Customs and Excise Bill (No 2) First Reading


The Green Party will be supporting the referral of the Customs and Excise Amendment Bill (No 2) to a select committee. The bill has some good things in it, and some other things that the select committee will have to scrutinise a bit more fully — for example, the extra powers that are being granted to customs officers to detain people, and also the exchange of information between the Customs Service database and the Ministry of Social Development’s database.

I want to talk particularly about a good extension of powers here: the ones that the Minister mentioned to control the export of strategic goods, or goods for strategic uses. As the Minister said, we have been a little behind some other countries in controlling the export of strategic goods, and it is good that the bill contains a definition of “strategic use”. It goes from the lowest level of goods that may be civilian in their use but have military applications, up a step to those that have an intended military use, and up to a higher — and more dangerous — level of goods being used in the development, production, or deployment of biological, chemical or nuclear weapons. Of course, the legislation ties in with our New Zealand Nuclear Free Zone, Disarmament, and Arms Control Act 1987 in prohibiting the export of strategic goods related to nuclear weapons.

I want to particularly talk about the debate that has happened this year over Rakon’s export of crystal oscillators that have military uses. Those crystal oscillators are in shells and missiles and are tied in with Global Positioning System (GPS) guidance devices; they are part of those guidance devices. Under the definition of “strategic use” in this bill, we could control and prevent the export of some of those crystal oscillators, which are not going to be used for civilian purposes but for military purposes. It means that we would not have another situation like the one we had before, where the Government apologised for Rakon’s export of those goods.

On 15 June Phil Goff issued a press statement that the Government was “satisfied that based on information Rakon has provided, the crystal oscillators Rakon exports are not covered by the Strategic Goods List. They therefore do not require an export permit.” He said: “For electronic components of guidance and navigation equipment, such as crystal oscillators, to be covered by the Strategic Goods List, they must be ‘specially designed’ for military use. This means that they have unique properties distinguishing them for a predetermined military use.” Well, under the definition of “strategic use” in new section 56(2A) in clause 8 that is no longer the case, because paragraph (d) includes the words: “may have military applications”. As Minister Goff admitted at the time, the crystal oscillators are used for military as well as civilian purposes.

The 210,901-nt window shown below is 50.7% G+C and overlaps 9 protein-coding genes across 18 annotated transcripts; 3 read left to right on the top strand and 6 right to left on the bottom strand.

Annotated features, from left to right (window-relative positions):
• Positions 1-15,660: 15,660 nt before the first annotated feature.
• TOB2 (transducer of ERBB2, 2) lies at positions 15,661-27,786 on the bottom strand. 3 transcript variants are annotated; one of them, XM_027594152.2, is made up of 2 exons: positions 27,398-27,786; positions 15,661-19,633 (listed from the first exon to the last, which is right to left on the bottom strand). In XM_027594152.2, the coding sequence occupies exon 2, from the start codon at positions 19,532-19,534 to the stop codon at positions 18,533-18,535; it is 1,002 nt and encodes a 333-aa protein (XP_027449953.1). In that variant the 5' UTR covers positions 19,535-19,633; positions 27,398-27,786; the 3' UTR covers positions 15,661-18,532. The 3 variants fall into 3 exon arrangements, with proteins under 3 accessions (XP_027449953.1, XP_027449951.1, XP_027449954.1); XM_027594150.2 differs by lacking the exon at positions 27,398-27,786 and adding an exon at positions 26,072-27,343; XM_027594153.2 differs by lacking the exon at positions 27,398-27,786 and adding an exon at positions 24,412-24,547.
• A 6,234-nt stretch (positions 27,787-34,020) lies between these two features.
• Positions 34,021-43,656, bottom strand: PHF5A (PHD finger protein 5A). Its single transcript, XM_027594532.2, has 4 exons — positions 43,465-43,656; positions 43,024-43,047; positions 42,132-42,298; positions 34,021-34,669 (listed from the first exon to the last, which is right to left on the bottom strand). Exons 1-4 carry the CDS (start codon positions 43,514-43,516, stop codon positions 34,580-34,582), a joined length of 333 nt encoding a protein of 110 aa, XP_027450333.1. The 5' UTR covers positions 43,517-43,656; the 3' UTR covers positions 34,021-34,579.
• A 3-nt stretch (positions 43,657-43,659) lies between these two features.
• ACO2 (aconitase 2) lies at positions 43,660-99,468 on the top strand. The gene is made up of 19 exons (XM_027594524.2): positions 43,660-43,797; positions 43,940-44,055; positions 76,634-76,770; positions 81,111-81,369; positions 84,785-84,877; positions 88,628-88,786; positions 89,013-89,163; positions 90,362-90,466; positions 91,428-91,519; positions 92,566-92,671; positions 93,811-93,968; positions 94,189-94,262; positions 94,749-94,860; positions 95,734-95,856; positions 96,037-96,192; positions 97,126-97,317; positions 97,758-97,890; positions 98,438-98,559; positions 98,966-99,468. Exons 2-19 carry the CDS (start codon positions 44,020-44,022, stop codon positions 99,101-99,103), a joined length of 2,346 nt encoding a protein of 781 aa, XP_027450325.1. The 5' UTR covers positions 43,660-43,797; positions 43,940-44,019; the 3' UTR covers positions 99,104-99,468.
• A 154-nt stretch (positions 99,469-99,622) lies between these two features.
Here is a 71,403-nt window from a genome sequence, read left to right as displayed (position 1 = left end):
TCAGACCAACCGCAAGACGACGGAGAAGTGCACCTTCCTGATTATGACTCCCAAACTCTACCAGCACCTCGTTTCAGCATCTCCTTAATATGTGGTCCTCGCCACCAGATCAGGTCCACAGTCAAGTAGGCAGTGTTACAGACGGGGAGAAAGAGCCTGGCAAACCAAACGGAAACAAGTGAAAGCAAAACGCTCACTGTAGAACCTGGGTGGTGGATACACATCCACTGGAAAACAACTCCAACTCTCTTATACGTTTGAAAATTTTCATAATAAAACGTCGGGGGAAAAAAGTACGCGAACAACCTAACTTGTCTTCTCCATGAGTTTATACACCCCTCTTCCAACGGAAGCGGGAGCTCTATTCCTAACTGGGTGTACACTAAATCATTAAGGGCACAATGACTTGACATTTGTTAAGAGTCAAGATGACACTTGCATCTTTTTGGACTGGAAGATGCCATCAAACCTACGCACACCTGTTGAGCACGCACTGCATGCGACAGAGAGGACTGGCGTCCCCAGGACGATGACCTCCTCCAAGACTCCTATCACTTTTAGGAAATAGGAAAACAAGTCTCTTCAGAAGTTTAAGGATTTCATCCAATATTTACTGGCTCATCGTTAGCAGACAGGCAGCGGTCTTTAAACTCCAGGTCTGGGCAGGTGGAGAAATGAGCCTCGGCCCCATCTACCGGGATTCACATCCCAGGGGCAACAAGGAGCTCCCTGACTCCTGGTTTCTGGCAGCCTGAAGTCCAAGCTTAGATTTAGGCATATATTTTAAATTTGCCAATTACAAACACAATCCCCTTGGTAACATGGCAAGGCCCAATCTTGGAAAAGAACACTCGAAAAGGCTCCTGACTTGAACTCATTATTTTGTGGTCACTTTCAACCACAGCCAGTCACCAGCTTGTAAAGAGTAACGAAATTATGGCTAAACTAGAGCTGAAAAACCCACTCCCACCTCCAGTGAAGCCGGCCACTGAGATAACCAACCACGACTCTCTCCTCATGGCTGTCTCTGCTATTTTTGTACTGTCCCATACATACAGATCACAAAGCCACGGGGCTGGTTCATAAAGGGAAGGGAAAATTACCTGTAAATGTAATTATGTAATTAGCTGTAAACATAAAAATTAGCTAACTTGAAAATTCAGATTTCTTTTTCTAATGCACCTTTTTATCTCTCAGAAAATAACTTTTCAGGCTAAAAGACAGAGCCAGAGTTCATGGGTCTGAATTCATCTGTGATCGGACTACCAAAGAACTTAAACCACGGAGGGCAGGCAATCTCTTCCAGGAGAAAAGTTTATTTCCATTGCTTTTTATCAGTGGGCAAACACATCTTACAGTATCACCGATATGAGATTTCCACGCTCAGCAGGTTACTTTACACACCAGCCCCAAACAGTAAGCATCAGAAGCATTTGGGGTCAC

If we then go up a level of seriousness, in terms of strategic use, we find that is what is defined in paragraph (d) of that clause as something “intended for military use”, I think it is true that Rakon developed certain of its crystal oscillators to a military standard. As Rakon admitted in its own documents — emails that were reproduced in the New Zealand Herald a month or two ago — Rockwell Collins, a military subcontractor to the US Air Force, gave Rakon hundreds of thousands of dollars to develop G-shock hardened crystal oscillators. Clearly, they were for specific military use. The documents describe them as being guidance systems for smart shells for the United States military.